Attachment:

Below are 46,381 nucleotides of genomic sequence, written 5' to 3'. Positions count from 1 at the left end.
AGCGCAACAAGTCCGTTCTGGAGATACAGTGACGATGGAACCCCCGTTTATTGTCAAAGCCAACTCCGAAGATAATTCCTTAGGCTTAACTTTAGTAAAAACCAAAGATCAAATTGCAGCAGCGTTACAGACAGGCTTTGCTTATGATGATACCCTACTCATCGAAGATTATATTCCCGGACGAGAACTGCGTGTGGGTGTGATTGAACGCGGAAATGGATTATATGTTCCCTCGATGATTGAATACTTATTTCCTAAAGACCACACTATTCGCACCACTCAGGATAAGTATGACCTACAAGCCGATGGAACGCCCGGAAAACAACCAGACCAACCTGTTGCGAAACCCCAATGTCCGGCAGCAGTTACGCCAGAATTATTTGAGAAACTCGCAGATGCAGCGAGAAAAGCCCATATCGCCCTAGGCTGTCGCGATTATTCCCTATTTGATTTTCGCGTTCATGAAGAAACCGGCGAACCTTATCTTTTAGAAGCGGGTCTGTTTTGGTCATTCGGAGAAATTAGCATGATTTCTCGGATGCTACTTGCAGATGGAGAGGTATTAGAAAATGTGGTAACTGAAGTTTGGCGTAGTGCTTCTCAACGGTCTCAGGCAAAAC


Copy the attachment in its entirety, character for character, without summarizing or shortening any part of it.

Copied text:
Below are 46,381 nucleotides of genomic sequence, written 5' to 3'. Positions count from 1 at the left end.
AGCGCAACAAGTCCGTTCTGGAGATACAGTGACGATGGAACCCCCGTTTATTGTCAAAGCCAACTCCGAAGATAATTCCTTAGGCTTAACTTTAGTAAAAACCAAAGATCAAATTGCAGCAGCGTTACAGACAGGCTTTGCTTATGATGATACCCTACTCATCGAAGATTATATTCCCGGACGAGAACTGCGTGTGGGTGTGATTGAACGCGGAAATGGATTATATGTTCCCTCGATGATTGAATACTTATTTCCTAAAGACCACACTATTCGCACCACTCAGGATAAGTATGACCTACAAGCCGATGGAACGCCCGGAAAACAACCAGACCAACCTGTTGCGAAACCCCAATGTCCGGCAGCAGTTACGCCAGAATTATTTGAGAAACTCGCAGATGCAGCGAGAAAAGCCCATATCGCCCTAGGCTGTCGCGATTATTCCCTATTTGATTTTCGCGTTCATGAAGAAACCGGCGAACCTTATCTTTTAGAAGCGGGTCTGTTTTGGTCATTCGGAGAAATTAGCATGATTTCTCGGATGCTACTTGCAGATGGAGAGGTATTAGAAAATGTGGTAACTGAAGTTTGGCGTAGTGCTTCTCAACGGTCTCAGGCAAAAC